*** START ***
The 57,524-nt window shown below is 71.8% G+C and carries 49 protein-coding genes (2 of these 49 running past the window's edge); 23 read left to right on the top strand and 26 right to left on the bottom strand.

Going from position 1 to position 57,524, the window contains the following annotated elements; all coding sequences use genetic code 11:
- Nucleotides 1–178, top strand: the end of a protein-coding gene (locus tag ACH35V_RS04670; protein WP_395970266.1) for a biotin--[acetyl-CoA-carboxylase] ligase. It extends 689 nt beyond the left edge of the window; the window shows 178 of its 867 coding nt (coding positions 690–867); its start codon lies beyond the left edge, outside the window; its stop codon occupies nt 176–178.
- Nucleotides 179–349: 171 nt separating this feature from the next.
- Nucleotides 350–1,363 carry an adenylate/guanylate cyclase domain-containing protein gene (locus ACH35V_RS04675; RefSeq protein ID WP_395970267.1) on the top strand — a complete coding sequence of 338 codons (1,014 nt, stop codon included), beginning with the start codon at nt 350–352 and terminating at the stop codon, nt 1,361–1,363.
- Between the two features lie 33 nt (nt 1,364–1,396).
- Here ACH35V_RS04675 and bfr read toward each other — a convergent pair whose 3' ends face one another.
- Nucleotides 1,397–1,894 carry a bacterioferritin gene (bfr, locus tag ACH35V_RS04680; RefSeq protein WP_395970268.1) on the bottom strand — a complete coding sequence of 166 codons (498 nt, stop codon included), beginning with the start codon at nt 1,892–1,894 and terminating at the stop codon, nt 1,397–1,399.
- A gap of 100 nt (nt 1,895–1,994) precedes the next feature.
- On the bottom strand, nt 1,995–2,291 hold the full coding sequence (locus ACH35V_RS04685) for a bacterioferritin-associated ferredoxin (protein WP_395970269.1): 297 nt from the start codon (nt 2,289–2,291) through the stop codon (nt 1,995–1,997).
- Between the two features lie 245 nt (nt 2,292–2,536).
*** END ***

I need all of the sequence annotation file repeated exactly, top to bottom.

The 57,524-nt window shown below is 71.8% G+C and carries 49 protein-coding genes (2 of these 49 running past the window's edge); 23 read left to right on the top strand and 26 right to left on the bottom strand.

Going from position 1 to position 57,524, the window contains the following annotated elements; all coding sequences use genetic code 11:
- Nucleotides 1–178, top strand: the end of a protein-coding gene (locus tag ACH35V_RS04670; protein WP_395970266.1) for a biotin--[acetyl-CoA-carboxylase] ligase. It extends 689 nt beyond the left edge of the window; the window shows 178 of its 867 coding nt (coding positions 690–867); its start codon lies beyond the left edge, outside the window; its stop codon occupies nt 176–178.
- Nucleotides 179–349: 171 nt separating this feature from the next.
- Nucleotides 350–1,363 carry an adenylate/guanylate cyclase domain-containing protein gene (locus ACH35V_RS04675; RefSeq protein ID WP_395970267.1) on the top strand — a complete coding sequence of 338 codons (1,014 nt, stop codon included), beginning with the start codon at nt 350–352 and terminating at the stop codon, nt 1,361–1,363.
- Between the two features lie 33 nt (nt 1,364–1,396).
- Here ACH35V_RS04675 and bfr read toward each other — a convergent pair whose 3' ends face one another.
- Nucleotides 1,397–1,894 carry a bacterioferritin gene (bfr, locus tag ACH35V_RS04680; RefSeq protein WP_395970268.1) on the bottom strand — a complete coding sequence of 166 codons (498 nt, stop codon included), beginning with the start codon at nt 1,892–1,894 and terminating at the stop codon, nt 1,397–1,399.
- A gap of 100 nt (nt 1,895–1,994) precedes the next feature.
- On the bottom strand, nt 1,995–2,291 hold the full coding sequence (locus ACH35V_RS04685) for a bacterioferritin-associated ferredoxin (protein WP_395970269.1): 297 nt from the start codon (nt 2,289–2,291) through the stop codon (nt 1,995–1,997).
- Between the two features lie 245 nt (nt 2,292–2,536).